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Many DoD computing systems--particularly cyber-physical systems--are subject to stringent size, weight, and power requirements. The quantity of sensor readings and functionalities is also increasing, and their associated processing must fulfill real-time requirements. This situation motivates the need for computers with greater processing capacity. For example, to fulfill the requirements of nano-sized unmanned aerial vehicles (UAVs), developers must choose a computer platform that offers significant processing capacity and use its processing resources to meet its needs for autonomous surveillance missions. This blog post discusses these issues and highlights our research that addresses them.

To choose a computer platform that offers greater capacity, it is necessary to observe the major trends among chip makers. Historically, advances in semiconductor miniaturization (a.k.a., Moore's Law) periodically yielded microprocessors with significantly greater clock speeds. Unfortunately, microprocessor serial processing speed is reaching a physical limit due to excessive power consumption. As a result, semiconductor manufacturers are now producing chips without increasing the clock speed, but instead are increasing the number of processor cores on a chip, which results in multicore processors. For nearly a decade, the use of *homogeneous* multicore processors (which are chips with identical processing cores) gave us some headroom in terms of power consumption and allowed us to enjoy greater computing capacity. This headroom is diminishing, unfortunately, and is about to vanish, forcing semiconductor manufacturers to seek new solutions.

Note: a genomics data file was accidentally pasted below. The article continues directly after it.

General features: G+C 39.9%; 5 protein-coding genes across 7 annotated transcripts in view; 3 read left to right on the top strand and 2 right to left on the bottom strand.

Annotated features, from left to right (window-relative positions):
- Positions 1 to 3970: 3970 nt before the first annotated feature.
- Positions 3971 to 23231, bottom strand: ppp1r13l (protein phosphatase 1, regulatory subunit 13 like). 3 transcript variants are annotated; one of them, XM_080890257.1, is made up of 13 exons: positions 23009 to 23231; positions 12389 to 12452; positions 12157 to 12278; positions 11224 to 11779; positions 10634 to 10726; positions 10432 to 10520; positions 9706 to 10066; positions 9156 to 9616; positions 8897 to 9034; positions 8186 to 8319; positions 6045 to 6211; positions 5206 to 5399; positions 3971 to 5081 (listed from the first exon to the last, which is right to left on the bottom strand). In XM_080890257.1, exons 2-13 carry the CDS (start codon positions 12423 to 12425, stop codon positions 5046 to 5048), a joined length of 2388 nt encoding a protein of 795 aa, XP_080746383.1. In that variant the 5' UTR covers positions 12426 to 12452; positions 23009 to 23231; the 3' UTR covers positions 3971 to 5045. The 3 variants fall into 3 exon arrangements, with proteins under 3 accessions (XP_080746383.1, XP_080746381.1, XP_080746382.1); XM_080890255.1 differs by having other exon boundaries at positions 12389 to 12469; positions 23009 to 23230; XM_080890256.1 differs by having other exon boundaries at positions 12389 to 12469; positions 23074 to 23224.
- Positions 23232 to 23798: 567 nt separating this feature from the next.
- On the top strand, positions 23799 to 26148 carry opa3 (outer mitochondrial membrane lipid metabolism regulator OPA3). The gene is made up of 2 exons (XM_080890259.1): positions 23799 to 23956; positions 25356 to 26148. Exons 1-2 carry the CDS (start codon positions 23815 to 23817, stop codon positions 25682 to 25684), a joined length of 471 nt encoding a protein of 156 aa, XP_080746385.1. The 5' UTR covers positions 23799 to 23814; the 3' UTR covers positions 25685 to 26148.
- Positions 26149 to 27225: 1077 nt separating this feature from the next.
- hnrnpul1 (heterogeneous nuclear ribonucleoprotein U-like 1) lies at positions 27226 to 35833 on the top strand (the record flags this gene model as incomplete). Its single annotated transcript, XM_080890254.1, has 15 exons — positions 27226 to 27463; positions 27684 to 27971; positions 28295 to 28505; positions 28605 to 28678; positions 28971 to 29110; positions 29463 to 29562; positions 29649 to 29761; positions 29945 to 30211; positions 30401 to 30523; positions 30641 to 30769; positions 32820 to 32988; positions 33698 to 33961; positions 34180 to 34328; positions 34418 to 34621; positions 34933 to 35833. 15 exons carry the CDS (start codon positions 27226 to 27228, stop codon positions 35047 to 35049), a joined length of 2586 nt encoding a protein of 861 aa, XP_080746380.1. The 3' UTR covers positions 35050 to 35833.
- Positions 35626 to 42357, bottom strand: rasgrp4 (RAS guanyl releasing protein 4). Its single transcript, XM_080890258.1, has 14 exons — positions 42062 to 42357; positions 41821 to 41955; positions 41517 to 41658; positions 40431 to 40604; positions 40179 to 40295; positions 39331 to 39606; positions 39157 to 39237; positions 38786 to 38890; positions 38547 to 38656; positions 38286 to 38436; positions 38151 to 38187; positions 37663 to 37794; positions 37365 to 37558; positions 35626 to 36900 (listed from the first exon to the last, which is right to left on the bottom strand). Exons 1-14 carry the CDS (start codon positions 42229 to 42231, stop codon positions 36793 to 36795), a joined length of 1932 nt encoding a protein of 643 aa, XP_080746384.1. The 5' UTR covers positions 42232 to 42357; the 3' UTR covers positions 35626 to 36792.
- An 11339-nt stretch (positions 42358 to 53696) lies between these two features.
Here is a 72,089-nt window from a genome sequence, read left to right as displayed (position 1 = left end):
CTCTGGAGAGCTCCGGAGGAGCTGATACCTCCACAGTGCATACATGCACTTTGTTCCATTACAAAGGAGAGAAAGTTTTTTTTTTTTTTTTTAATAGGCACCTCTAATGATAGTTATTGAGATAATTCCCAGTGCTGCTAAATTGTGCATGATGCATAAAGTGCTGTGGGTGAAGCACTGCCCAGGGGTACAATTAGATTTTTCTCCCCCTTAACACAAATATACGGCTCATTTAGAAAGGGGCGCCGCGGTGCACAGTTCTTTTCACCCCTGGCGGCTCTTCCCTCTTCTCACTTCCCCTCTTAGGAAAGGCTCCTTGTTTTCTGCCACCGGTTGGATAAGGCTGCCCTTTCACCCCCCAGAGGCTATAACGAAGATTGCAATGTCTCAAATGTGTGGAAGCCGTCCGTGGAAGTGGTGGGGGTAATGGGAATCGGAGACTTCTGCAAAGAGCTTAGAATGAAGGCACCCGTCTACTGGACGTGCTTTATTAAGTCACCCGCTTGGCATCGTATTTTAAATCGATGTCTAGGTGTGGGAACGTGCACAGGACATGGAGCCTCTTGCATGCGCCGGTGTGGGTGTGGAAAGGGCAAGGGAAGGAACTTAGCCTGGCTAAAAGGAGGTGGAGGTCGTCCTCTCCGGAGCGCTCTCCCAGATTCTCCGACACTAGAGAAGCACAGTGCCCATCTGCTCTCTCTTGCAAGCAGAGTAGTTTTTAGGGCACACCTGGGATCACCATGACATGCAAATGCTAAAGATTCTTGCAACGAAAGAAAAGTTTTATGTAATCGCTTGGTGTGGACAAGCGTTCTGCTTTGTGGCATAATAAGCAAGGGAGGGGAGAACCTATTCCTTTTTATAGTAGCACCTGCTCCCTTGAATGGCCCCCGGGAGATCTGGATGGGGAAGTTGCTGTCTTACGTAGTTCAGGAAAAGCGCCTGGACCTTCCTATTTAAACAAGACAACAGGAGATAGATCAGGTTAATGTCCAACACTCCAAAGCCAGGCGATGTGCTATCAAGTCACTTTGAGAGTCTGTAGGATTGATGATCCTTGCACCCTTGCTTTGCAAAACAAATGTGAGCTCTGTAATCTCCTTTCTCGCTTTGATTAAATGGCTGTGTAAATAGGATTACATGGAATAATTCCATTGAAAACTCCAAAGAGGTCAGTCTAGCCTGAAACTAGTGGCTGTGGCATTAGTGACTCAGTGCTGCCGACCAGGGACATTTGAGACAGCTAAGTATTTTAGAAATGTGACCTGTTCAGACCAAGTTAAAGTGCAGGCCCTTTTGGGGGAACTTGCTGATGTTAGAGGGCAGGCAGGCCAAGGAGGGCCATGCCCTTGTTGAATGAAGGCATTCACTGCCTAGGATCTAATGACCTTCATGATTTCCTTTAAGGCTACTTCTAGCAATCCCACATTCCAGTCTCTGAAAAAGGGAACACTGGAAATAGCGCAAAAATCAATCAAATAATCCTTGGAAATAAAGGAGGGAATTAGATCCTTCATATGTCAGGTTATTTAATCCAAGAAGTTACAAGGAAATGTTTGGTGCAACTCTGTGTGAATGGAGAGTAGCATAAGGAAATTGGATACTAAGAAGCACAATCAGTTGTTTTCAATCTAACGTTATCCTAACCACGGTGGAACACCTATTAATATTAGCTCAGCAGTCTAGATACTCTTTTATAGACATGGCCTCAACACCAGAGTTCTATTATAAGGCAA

We are currently witnessing a shift among semiconductor manufacturers from homogeneous multicore processors with identical processor cores to *heterogeneous* multicore processors. The impetus for this shift is that processor cores tailored for a specific class of applications behavior have the potential to offer much better power-efficiency. AMD Fusion and NVIDIA Tegra 3 are examples of this shift. Intel Sandybridge, which has a graphics processor integrated onto the same chip as the normal processor, also reflects this shift, as well.

In a heterogeneous multicore environment, the execution time of a software task depends on which processor core it executes on. For example, a software task performing computer graphics rendering, simulating physics, or estimating trajectories of flying objects runs much faster on a graphics processor than on a normal processor. Conversely, some software tasks are inherently sequential and cannot benefit from the graphics processor; they execute much faster on a normal processor. For example, a software task with many branches and no inherent parallelism runs much faster on a normal processor than on a graphics processor. Ideally, each task would be assigned to the processor where it executes with the greatest speed, but unfortunately the workload is often not perfectly balanced to the types of processor cores available.

Efficient use of processing capacity in the new generation of microprocessors therefore requires that tasks are assigned to processors intelligently. In this context, "intelligently" means that the resources requested by the program are the ones possessed by the processor. Moreover, the desire for short design cycles, rapid fielding, and upgrades necessitates that task assignment be done automatically--with algorithms and associated tools.

**THE TASK ASSIGNMENT PROBLEM**

The problem of assigning tasks to processors can be described as follows: A task (such as computer graphics rendering or a program determining whether the process half-or-triple-plus-one reaches one with a known starting value) is described with its processor utilization, but it has different processor utilizations for different processors. For example, if a given task is assigned to a graphics processor, then the task will have a utilization of 10 percent. If the task is assigned to a normal processor, the task will have a utilization of 70 percent. We are interested in assigning each task to exactly one processor such that for each processor, the sum of utilization of all tasks assigned to this processor will not exceed 100 percent. If we can find such an assignment then it is known that if tasks have deadlines described with the model implicit-deadline sporadic tasks--and if the scheduling algorithm Earliest-Deadline-First (EDF) is used--then all deadlines will be met at run-time (with a minor modification, we can use Rate-Monotonic scheduling as well).